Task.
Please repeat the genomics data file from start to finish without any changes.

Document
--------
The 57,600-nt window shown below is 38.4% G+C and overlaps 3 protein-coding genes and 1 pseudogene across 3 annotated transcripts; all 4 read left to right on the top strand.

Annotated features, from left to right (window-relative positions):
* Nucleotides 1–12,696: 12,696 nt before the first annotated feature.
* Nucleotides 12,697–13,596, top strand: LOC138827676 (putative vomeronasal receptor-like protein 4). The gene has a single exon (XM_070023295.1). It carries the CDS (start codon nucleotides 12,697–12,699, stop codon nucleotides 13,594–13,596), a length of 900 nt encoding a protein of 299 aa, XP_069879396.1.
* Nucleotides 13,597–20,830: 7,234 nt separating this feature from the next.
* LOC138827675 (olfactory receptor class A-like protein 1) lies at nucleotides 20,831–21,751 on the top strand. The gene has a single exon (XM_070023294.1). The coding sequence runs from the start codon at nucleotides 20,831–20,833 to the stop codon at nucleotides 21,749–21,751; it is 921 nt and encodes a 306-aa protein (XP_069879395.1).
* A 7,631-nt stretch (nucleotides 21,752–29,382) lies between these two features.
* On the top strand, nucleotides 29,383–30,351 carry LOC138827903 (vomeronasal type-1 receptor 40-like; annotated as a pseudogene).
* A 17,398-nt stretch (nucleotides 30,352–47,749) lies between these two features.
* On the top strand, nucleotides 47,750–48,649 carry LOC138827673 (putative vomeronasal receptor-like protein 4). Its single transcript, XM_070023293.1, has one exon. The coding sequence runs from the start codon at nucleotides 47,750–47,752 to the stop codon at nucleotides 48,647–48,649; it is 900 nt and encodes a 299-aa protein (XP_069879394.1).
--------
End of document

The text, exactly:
The 57,600-nt window shown below is 38.4% G+C and overlaps 3 protein-coding genes and 1 pseudogene across 3 annotated transcripts; all 4 read left to right on the top strand.

Annotated features, from left to right (window-relative positions):
* Nucleotides 1–12,696: 12,696 nt before the first annotated feature.
* Nucleotides 12,697–13,596, top strand: LOC138827676 (putative vomeronasal receptor-like protein 4). The gene has a single exon (XM_070023295.1). It carries the CDS (start codon nucleotides 12,697–12,699, stop codon nucleotides 13,594–13,596), a length of 900 nt encoding a protein of 299 aa, XP_069879396.1.
* Nucleotides 13,597–20,830: 7,234 nt separating this feature from the next.
* LOC138827675 (olfactory receptor class A-like protein 1) lies at nucleotides 20,831–21,751 on the top strand. The gene has a single exon (XM_070023294.1). The coding sequence runs from the start codon at nucleotides 20,831–20,833 to the stop codon at nucleotides 21,749–21,751; it is 921 nt and encodes a 306-aa protein (XP_069879395.1).
* A 7,631-nt stretch (nucleotides 21,752–29,382) lies between these two features.
* On the top strand, nucleotides 29,383–30,351 carry LOC138827903 (vomeronasal type-1 receptor 40-like; annotated as a pseudogene).
* A 17,398-nt stretch (nucleotides 30,352–47,749) lies between these two features.
* On the top strand, nucleotides 47,750–48,649 carry LOC138827673 (putative vomeronasal receptor-like protein 4). Its single transcript, XM_070023293.1, has one exon. The coding sequence runs from the start codon at nucleotides 47,750–47,752 to the stop codon at nucleotides 48,647–48,649; it is 900 nt and encodes a 299-aa protein (XP_069879394.1).